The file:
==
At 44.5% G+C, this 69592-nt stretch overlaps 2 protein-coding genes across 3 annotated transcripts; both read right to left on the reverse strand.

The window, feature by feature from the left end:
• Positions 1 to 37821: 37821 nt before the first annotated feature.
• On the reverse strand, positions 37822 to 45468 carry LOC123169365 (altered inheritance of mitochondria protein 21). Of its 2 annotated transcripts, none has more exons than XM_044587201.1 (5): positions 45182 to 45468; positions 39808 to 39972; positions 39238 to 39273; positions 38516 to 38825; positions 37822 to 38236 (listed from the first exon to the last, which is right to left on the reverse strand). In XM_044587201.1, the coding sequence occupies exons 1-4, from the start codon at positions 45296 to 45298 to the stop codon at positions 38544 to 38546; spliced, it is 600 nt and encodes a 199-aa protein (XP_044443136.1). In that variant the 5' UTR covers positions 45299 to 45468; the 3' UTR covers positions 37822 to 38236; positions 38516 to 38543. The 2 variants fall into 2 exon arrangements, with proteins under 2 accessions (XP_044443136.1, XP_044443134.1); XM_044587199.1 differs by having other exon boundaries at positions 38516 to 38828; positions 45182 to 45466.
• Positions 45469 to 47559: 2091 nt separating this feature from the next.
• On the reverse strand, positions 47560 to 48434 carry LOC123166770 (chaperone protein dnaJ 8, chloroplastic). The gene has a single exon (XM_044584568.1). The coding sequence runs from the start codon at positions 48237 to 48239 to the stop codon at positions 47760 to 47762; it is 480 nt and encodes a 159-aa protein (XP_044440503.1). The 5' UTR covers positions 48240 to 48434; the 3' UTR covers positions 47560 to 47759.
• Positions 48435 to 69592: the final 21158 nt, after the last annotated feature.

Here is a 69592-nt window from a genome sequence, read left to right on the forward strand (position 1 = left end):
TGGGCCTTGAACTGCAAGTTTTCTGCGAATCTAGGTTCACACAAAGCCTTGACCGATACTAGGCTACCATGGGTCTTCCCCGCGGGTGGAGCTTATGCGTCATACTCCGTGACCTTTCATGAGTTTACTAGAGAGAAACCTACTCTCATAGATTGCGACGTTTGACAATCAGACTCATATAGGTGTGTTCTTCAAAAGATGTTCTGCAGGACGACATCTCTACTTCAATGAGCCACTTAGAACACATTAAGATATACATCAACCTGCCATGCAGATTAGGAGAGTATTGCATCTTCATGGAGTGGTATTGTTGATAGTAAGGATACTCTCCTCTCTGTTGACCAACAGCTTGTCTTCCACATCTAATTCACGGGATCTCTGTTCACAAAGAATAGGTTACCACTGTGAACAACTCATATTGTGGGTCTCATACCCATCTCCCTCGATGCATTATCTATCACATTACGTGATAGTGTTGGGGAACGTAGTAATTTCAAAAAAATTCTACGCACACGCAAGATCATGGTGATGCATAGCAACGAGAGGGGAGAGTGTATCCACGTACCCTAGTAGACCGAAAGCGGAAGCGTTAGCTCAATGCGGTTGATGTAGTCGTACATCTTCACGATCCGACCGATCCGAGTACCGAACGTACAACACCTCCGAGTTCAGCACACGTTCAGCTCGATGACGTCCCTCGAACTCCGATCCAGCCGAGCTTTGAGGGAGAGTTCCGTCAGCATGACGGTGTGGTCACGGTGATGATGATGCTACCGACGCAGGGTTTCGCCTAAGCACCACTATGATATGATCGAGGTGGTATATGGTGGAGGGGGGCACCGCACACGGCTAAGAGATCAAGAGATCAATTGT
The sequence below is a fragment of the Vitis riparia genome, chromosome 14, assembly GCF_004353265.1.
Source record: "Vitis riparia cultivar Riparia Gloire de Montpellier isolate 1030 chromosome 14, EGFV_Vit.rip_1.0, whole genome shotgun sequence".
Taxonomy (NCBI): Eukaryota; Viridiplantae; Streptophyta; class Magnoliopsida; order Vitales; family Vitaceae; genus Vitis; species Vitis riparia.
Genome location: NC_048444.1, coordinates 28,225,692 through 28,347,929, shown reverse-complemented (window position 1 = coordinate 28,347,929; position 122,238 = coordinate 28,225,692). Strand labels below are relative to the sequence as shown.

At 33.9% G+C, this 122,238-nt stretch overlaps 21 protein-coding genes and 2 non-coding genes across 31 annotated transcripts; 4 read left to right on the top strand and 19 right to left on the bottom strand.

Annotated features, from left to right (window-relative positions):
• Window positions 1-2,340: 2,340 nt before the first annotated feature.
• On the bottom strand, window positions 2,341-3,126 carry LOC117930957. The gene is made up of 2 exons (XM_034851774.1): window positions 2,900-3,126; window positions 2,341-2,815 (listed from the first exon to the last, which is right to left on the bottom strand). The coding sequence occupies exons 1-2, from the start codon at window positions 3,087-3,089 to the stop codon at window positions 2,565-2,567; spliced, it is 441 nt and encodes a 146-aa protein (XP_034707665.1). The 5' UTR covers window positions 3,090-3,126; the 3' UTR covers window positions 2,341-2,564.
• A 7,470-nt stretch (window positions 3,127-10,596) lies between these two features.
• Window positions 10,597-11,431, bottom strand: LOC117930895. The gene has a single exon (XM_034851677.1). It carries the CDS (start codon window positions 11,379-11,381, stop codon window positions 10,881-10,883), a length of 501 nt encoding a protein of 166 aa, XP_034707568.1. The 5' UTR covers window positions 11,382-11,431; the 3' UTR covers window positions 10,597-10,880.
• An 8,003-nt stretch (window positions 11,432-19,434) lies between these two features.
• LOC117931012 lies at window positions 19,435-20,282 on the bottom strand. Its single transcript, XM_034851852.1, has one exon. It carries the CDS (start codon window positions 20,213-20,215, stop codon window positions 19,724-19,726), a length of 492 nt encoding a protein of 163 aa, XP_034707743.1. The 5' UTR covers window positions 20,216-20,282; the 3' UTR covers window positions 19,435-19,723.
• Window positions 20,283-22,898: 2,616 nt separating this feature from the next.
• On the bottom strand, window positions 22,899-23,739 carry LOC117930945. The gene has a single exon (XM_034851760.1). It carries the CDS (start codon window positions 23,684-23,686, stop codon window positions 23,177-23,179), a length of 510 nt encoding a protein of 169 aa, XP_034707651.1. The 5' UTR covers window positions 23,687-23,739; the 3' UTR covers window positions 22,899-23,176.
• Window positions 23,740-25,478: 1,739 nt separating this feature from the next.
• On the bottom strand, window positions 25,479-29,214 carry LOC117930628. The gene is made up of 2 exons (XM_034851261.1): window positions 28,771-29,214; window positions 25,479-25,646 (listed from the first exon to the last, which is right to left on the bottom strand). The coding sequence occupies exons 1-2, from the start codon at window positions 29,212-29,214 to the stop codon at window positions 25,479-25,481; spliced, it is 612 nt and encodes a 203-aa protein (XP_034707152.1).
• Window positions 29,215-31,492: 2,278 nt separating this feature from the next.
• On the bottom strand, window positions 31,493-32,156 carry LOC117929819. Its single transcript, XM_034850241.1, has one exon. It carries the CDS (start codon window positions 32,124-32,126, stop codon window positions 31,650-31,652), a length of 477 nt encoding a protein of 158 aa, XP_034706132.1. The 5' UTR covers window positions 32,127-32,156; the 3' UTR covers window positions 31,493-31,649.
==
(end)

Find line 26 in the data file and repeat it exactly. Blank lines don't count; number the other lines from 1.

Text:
• Window positions 29,215-31,492: 2,278 nt separating this feature from the next.